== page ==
From E. persica, that is partly close in dorsal coloration, pattern and size, E. rafiqi sp. nov. differs in the length of interparietal to the length of suture of parietals (longer vs. shorter), length of frontonasal to its width (longer vs. as long as wide), size of the second loreal scale to first loreal scale (more than three times vs. two times), supracaudals (strongly keeled vs. weakly keeled) and tail coloration in the juveniles (sandy grayish vs. bluish).
Besides distant distribution, Eremias rafiqi sp. nov. differs from the recently described E. fahimii by its larger size (SVL up to 99.3 mm vs. 56.0 mm), more SDLT 4th (22–27 vs. 20–21), the greater number of scales separating the femoral pores (1–4 vs. 1) and the dorsal color and pattern in adults (dorsal stripes broken into ocelli vs. dorsal stripes persistent throughout life).
From E. isfahanica, E. rafiqi sp. nov. differs in the following morphological characters apart from its distant distribution: higher count of supralabials (8–10 vs. 6–8), 5–7 (mainly 6, rarely 5) of them located anterior to subocular (vs. 5), lower count of collars (8–12 vs. 12–15) and the dorsal color pattern in adults (dorsal stripes broken into ocelli vs. dorsal stripes persistent throughout life).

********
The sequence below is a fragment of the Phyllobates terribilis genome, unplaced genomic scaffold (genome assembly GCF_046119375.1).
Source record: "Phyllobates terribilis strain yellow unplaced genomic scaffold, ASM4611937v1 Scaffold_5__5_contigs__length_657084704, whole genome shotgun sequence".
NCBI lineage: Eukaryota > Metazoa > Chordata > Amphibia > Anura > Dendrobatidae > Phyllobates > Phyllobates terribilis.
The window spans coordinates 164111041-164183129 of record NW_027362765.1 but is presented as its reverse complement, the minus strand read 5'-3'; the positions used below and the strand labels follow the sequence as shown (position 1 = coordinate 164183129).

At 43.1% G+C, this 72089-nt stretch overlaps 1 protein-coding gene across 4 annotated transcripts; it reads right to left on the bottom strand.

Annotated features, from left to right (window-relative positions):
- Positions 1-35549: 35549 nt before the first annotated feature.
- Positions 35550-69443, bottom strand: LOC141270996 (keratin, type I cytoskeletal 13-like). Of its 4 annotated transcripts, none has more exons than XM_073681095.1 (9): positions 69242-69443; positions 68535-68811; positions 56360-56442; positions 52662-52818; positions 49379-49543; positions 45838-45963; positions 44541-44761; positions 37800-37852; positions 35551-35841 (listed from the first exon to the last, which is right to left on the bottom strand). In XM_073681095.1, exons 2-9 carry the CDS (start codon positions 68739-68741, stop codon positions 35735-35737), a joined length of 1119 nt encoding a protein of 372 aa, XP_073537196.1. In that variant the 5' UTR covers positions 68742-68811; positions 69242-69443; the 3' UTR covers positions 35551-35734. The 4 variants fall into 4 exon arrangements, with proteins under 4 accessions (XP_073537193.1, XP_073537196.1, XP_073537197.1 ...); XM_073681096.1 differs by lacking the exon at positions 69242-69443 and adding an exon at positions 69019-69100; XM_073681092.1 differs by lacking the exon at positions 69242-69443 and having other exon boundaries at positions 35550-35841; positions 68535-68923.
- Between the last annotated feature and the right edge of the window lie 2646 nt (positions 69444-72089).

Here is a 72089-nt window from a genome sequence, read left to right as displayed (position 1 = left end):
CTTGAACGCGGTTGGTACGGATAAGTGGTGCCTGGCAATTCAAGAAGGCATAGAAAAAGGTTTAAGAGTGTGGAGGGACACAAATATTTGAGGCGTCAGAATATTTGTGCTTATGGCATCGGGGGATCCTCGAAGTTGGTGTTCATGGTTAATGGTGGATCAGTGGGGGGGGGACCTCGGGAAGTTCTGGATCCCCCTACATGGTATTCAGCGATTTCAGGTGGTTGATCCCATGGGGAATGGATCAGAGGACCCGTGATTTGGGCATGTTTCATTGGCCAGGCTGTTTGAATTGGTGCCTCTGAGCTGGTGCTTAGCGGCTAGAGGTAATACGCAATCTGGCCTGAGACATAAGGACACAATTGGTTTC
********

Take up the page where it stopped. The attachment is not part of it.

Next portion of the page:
Eremias rafiqi sp. nov. differs from E. kopetdaghica in having a higher count of dorsals (56–67 vs. 48–59), gulars (30–36 vs. 19–28), caudal scales in the 9th–10th annulus (24–33 vs. 20–26) and collars (8–12 vs. 7) and the dorsal color and pattern in adults (presence of a broader dark stripe on each lateral side above flanks with disconnected white ocelli at the margins as well as white ocelli inside the stripe vs. no such lateral broader stripes).
Eremias rafiqi sp. nov. can be distinguished from E. lalezharica in having a higher count of dorsals (56–67 vs. 54–59), femoral pores (17–22 vs. 15–19), pair of chin shields/ submaxillary shields (5 vs. 4), lower number of collars (8–12 vs. 13–15), contact of gulars with second pair of submaxillary shields (none vs. 1-2 rows of gulars with the second pair of submaxillary shields) and dorsal color and pattern.
Apart from its peculiar distribution in the remote valley in Torghar Mountains, a part of the Palearctic region, E. rafiqi sp. nov. can be differentiated from E. montana in the following set of characters: larger size (SVL up to 99.3 mm vs. 58.5 mm), higher count of ventral scales in a row across mid-belly in the widest part (14–17 vs. 13–14), number of ventral scales in a single row from the posterior edge of collar to the vent (29–33 vs. 27–28), gulars (30–36 vs. 23–25), infralabials (6–10 vs. 4–6), number of supralabials anterior to the subocular (5–7 vs. 4–5), generally more SDLT 4th (22–27 vs. 18–25), generally higher count of scales separating the femoral pores (1–4 vs. 2) and dorsal color and pattern.